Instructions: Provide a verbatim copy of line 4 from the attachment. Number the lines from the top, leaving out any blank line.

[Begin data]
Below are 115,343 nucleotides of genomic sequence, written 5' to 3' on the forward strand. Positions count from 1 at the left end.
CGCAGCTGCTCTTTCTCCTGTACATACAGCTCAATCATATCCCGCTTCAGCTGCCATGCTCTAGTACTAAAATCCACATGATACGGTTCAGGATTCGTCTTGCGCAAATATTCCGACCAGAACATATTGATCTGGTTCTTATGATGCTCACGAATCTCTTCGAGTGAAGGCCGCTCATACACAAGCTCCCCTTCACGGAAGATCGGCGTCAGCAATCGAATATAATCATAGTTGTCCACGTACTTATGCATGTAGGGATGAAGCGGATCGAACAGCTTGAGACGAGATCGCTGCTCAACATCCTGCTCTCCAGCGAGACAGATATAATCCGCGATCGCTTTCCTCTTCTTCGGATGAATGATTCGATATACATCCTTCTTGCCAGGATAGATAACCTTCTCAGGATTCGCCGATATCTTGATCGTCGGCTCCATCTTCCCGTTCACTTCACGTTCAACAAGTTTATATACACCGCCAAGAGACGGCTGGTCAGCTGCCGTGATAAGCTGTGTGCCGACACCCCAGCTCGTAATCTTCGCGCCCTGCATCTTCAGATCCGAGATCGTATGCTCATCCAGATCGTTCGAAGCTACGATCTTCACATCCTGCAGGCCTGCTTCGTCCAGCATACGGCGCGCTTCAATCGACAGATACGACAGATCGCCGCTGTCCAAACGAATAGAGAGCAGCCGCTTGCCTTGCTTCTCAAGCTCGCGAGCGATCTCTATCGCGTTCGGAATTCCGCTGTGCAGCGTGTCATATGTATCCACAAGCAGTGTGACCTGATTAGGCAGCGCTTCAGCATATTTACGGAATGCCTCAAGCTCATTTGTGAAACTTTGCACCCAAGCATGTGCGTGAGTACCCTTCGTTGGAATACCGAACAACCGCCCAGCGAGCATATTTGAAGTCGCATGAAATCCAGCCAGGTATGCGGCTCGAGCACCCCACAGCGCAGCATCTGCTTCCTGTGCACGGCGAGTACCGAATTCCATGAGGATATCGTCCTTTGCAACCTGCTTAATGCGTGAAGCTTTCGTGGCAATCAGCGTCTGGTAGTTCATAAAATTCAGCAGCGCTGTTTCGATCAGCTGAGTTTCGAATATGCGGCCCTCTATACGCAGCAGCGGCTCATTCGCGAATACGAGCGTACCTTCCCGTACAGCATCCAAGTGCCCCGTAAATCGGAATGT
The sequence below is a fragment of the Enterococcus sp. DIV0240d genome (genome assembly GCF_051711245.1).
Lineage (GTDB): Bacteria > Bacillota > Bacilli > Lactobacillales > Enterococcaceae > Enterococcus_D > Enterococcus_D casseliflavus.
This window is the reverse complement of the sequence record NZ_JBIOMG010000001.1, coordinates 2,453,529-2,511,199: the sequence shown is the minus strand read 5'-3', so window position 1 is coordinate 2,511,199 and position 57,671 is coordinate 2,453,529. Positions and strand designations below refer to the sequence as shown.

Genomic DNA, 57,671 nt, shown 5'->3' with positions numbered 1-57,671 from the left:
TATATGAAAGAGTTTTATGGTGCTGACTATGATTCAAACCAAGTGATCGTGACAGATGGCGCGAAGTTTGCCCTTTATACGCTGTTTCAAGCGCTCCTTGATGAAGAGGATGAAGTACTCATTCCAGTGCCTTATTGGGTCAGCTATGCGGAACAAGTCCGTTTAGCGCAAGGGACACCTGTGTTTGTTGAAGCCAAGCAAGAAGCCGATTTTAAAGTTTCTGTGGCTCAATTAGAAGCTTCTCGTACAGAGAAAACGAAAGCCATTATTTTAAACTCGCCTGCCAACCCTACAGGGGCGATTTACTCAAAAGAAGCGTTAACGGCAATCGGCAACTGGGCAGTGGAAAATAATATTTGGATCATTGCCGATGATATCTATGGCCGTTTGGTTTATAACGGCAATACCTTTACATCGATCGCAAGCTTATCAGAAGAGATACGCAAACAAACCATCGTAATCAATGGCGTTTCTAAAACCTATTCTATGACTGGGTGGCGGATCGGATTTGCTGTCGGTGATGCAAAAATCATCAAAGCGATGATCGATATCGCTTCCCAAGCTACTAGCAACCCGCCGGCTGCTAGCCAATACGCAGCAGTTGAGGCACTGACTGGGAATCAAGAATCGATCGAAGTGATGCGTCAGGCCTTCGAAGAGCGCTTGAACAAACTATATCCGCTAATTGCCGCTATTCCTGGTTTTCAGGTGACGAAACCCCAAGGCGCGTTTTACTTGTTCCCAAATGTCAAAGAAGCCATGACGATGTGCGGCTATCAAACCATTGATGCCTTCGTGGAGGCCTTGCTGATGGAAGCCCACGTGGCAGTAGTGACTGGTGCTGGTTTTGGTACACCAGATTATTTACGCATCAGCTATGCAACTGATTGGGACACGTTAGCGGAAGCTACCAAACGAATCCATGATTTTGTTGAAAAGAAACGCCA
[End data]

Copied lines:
Lineage (GTDB): Bacteria > Bacillota > Bacilli > Lactobacillales > Enterococcaceae > Enterococcus_D > Enterococcus_D casseliflavus.